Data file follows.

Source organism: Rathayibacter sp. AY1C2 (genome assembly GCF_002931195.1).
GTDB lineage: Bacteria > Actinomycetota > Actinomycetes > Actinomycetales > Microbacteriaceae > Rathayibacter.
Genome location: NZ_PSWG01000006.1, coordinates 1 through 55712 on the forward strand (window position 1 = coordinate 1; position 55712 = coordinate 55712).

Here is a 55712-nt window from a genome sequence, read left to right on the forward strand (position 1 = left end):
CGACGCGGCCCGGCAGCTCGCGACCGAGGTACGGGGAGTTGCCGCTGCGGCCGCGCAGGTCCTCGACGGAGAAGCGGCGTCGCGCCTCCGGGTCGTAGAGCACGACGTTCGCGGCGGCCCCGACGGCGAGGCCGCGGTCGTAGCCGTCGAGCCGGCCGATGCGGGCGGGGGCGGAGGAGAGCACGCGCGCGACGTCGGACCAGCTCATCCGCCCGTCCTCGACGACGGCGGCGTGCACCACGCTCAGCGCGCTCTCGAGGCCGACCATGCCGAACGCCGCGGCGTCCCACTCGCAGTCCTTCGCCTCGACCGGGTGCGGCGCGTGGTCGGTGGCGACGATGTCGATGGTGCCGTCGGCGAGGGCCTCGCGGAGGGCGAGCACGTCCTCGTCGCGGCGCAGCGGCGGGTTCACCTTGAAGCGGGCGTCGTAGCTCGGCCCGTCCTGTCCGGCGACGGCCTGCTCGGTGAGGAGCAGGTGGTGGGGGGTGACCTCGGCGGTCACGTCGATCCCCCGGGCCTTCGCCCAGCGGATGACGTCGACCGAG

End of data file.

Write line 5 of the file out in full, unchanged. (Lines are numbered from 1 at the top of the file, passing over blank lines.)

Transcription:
CGACGCGGCCCGGCAGCTCGCGACCGAGGTACGGGGAGTTGCCGCTGCGGCCGCGCAGGTCCTCGACGGAGAAGCGGCGTCGCGCCTCCGGGTCGTAGAGCACGACGTTCGCGGCGGCCCCGACGGCGAGGCCGCGGTCGTAGCCGTCGAGCCGGCCGATGCGGGCGGGGGCGGAGGAGAGCACGCGCGCGACGTCGGACCAGCTCATCCGCCCGTCCTCGACGACGGCGGCGTGCACCACGCTCAGCGCGCTCTCGAGGCCGACCATGCCGAACGCCGCGGCGTCCCACTCGCAGTCCTTCGCCTCGACCGGGTGCGGCGCGTGGTCGGTGGCGACGATGTCGATGGTGCCGTCGGCGAGGGCCTCGCGGAGGGCGAGCACGTCCTCGTCGCGGCGCAGCGGCGGGTTCACCTTGAAGCGGGCGTCGTAGCTCGGCCCGTCCTGTCCGGCGACGGCCTGCTCGGTGAGGAGCAGGTGGTGGGGGGTGACCTCGGCGGTCACGTCGATCCCCCGGGCCTTCGCCCAGCGGATGACGTCGACCGAG